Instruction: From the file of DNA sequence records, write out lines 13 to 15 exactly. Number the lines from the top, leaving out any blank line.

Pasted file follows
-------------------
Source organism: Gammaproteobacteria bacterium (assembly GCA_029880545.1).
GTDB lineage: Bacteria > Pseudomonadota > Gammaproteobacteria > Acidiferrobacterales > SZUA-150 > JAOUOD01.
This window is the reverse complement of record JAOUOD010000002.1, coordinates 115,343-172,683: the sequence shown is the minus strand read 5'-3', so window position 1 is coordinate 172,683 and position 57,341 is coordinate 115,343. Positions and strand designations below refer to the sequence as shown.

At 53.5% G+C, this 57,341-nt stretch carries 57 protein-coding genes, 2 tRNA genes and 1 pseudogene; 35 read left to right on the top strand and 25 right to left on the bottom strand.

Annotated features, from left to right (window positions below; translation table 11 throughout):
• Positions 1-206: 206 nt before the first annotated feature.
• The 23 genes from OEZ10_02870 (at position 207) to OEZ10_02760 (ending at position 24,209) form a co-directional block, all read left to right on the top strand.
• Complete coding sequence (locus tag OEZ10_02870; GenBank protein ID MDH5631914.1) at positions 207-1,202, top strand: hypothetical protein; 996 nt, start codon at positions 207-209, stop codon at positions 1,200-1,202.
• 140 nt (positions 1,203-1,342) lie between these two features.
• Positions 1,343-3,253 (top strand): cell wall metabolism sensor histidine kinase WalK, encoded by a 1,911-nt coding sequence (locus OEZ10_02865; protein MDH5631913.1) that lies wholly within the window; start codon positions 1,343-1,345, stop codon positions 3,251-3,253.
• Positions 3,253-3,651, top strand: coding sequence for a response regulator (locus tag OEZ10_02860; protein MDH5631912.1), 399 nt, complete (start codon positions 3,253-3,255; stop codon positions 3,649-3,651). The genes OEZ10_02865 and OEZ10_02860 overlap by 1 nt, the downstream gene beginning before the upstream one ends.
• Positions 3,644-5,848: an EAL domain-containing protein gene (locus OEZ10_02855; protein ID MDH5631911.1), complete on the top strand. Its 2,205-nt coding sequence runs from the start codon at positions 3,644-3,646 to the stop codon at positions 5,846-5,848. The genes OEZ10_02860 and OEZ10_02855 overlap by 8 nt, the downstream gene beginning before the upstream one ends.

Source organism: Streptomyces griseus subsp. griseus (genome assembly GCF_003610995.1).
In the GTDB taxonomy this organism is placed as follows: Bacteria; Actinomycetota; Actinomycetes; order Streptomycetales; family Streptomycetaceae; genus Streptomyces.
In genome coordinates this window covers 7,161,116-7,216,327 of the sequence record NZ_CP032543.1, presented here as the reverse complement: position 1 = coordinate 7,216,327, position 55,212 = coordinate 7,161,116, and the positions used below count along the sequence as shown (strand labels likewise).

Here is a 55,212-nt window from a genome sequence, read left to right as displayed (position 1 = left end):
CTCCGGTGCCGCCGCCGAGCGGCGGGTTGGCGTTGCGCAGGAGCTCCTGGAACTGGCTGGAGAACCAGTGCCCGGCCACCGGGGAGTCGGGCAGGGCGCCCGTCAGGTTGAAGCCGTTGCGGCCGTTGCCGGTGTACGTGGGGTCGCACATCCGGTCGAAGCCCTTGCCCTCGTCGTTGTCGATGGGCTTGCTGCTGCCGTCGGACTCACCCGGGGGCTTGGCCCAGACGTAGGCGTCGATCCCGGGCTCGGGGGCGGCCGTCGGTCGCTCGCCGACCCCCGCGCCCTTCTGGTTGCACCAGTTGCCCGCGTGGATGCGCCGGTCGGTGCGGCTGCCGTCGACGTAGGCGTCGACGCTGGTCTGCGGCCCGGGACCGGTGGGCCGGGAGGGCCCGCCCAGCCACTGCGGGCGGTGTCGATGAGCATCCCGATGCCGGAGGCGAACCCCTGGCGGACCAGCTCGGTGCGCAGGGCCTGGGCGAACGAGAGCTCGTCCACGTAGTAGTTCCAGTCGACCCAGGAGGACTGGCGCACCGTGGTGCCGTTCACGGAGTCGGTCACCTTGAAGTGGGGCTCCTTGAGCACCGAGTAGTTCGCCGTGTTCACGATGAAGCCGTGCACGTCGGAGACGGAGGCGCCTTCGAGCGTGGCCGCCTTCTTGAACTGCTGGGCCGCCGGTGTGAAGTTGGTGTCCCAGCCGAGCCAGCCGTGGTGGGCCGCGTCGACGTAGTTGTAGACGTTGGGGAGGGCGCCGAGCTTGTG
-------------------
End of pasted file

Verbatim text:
Source organism: Streptomyces griseus subsp. griseus (genome assembly GCF_003610995.1).
In the GTDB taxonomy this organism is placed as follows: Bacteria; Actinomycetota; Actinomycetes; order Streptomycetales; family Streptomycetaceae; genus Streptomyces.
In genome coordinates this window covers 7,161,116-7,216,327 of the sequence record NZ_CP032543.1, presented here as the reverse complement: position 1 = coordinate 7,216,327, position 55,212 = coordinate 7,161,116, and the positions used below count along the sequence as shown (strand labels likewise).